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Until 1845, almost no one had seen the Sun as anything other than a bright disk in the daytime sky. A few astronomers had looked at it with special telescopes, or traced its projected image on a piece of paper. But that was about it.
That changed 175 years ago today, when two French scientists snapped the first large photograph of the Sun. It was published in a book about astronomy, and later in other places — giving the world a close-up look at our star.
Armand Fizeau and Leon Foucault were young scientists fresh out of college. They were interested in the daguerreotype process — the first successful technique for taking photographs. It involved coating a copper plate with light-sensitive chemicals, exposing the plate, then using other chemicals to reveal the image.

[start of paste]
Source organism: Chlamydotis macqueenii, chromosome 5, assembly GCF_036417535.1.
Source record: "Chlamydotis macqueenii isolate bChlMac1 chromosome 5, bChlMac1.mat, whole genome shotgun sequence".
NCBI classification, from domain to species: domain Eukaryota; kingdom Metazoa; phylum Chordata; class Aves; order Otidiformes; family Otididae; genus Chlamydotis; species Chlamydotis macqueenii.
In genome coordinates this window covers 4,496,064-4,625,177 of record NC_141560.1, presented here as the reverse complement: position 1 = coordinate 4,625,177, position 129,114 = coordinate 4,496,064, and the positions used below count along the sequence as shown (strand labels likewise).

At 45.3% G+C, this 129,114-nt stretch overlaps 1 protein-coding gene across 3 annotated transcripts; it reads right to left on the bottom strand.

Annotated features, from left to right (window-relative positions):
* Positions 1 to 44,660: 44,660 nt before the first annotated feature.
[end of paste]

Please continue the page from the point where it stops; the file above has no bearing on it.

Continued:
Fizeau and Foucault refined the technique, then snapped a series of pictures of the Sun. Those images were tiny, though — the Sun was only about half an inch across — so they revealed almost no detail.
But on April 2nd of 1845, they took a much larger picture — the Sun measured about four and a half inches across. It showed two groups of sunspots, as well as some of the “bumpiness” on the Sun’s surface.
Fizeau and Foucault each spent a lot more time studying the Sun. And each of them used their observations to calculate the speed of light. They came up with numbers that were within a few percent of the true value — all from watching the Sun.
Script by Damond Benningfield